Almost a decade ago, I started keeping a blog at enivri.com. My first “About” is below. So much has changed, and so much is the same…It’s a bit painful to see how strongly I defined myself by who I was married to–if you’d have known me then, you would have realized that more of my conversation was about my spouse than about me. My entire world revolved around him…That’s one thing (among many) that I’m working to change in my current and future relationships–letting them add ‘spice’ to my life without letting them dominate every facet of it. But there is still some little-girl part of me that could easily let herself be swept away by a Prince Charming again, and invest every bit of herself in him. That thought scares me more than just a little bit…
I wear a facade for most of my day-to-day interactions. This façade self is fairly aloof and businesslike. However I am lucky enough to have several people in my life who know the ‘real me.’ One of them is my husband of 10 years. We married very young, when we were both 21, because we knew we’d found a good thing. We’ve weathered some pretty rough storms, yet always managed to surface together. Perhaps it is not ironic that one of our favorite recreational activities is tandem kayaking where we synch our paddling rhythms together to reach a destination. I have several women friends, most of whom I correspond with via email. I don’t like talking on the phone, but love the Internet–I’d rather carry on a conversation in text than by voice.
If you were one of my best friends you might know that I enjoy gardening, waterfalls, and I only go to the beach in the winter. I’m peso-vegetarian, I love black & white movies and the smell of vanilla. Some of my favorite pastimes are listening to the music of Sting, eating red grapes, and taking naps lying on the living room floor. I don’t own a TV. I am very sensitive to violence. I hate to cry in public, but often feel like I want to–especially when parents are cruel to their children. I am a pacifist, anti-capitalist, and an environmentalist. I have ‘synesthesia’, which means that I have overlapping sensory experiences. For example, when I look at paintings in art gallery, I hear music. When I feel intense emotions, I see the colors and shapes of my feelings in my mind. My strongest sense is that of smell. I am very picky about fragrances, detergents, and so forth because the wrong one can be quite troubling to me.
Just about anyone who knows me knows that I am passionate about literature. I own thousands of books and read 4 or 5 new ones each week. I have a perfect job–I am the ‘Review Editor’ for a literary journal. This means I have dozens of books shipped to me each week that I have to read and write about, or to assign to my pool of reviewers. Through my job I get to hobnob with many excellent writers and attend literary conferences.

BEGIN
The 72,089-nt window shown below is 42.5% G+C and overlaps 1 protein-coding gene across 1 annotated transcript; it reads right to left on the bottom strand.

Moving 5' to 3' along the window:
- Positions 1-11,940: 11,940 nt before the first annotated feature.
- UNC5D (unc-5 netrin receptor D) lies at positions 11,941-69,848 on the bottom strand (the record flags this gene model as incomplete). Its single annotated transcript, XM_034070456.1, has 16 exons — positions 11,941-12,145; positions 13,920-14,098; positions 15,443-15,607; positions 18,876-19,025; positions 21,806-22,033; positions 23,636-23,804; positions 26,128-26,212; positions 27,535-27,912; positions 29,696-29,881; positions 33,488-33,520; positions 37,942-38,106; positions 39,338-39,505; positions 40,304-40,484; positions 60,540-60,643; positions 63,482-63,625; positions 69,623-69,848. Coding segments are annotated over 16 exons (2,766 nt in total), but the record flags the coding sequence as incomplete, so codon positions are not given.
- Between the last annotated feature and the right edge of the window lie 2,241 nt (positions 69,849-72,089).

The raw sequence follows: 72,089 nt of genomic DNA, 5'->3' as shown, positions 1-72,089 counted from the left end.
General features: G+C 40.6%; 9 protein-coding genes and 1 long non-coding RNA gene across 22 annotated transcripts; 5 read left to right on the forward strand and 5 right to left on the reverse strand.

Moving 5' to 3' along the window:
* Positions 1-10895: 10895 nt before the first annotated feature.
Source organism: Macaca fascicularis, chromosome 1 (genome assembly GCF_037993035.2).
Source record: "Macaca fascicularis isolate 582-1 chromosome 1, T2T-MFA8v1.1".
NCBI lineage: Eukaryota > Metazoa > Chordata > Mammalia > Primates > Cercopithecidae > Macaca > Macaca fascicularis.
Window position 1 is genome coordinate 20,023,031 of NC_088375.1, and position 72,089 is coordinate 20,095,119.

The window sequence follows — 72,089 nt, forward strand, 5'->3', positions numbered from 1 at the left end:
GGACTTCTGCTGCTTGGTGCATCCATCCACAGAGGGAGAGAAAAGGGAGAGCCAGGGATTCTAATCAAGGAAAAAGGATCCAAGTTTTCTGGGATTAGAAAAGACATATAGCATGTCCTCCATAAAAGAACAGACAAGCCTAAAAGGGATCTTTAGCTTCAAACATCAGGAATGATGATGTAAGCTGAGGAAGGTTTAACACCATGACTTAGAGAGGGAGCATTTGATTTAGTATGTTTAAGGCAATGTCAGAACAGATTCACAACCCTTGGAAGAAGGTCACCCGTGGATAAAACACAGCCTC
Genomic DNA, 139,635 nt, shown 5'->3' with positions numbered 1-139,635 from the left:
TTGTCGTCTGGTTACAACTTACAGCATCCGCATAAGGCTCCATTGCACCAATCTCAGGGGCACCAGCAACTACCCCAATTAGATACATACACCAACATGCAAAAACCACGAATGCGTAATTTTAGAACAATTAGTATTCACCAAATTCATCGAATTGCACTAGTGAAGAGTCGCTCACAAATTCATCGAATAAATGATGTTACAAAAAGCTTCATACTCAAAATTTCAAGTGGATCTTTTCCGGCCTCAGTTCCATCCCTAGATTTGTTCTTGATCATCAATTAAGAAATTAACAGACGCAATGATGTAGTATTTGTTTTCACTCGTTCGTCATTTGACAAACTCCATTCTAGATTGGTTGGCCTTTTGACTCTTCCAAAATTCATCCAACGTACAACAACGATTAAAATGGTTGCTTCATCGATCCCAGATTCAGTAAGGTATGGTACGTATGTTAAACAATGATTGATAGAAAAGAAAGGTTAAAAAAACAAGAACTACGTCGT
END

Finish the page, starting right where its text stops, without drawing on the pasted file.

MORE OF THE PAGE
And here’s what I wrote, way back then, about our move to UCI–when I started back to school and ceased being a full-time, stay-at-home Mom. I knew then that the move to campus and to graduate school would alter my life in dramatic ways. I didn’t know that I would leave the Mormon church and divorce. Had I known then what I know now, I’m not sure how or what I would have done differently. My now-self thinks that my then-self was awfully brave to start on an academic path. It has not been an easy one…
Our family is moving this week. Not to a bigger house (like my friend Brenda who showed me her palatial new 5 bedroom home today). No, we’re moving to an apartment just one building away from where John and I lived as young (and impoverished) newlyweds.
Why are we doing this? Good question. The move is borne of years of planning, prayer and hope. About 3 years ago John and I realized that our lives weren’t satisfying. John was on the corporate ladder, making a fine salary with the promise of vesting in a profitable company. I was a SAHM with 2 perfectly wonderful kids. What could be wrong? We realized that we’d lost the idealism of our youth–when the corporate world and middle-class America paled in comparison to the world-traveling, educated college professors that we intended to be. Two kids later, with college loans to be repaid, the lure of IT jobs, etc., the dream had evaporated.
Then a family vacation to the UK, a re-examination of our marriage commitments, and another family member diagnosed with terminal cancer. We realized that life was just too short to be pursuing goals without passion. John downscaled his job and started working for the university. I re-entered school part-time to take the classes I would need to prepare for grad school.
And now here we are, just three days away from the final leap–a move to campus housing at the university where I will be enrolled full-time this fall. Yahoooo!!!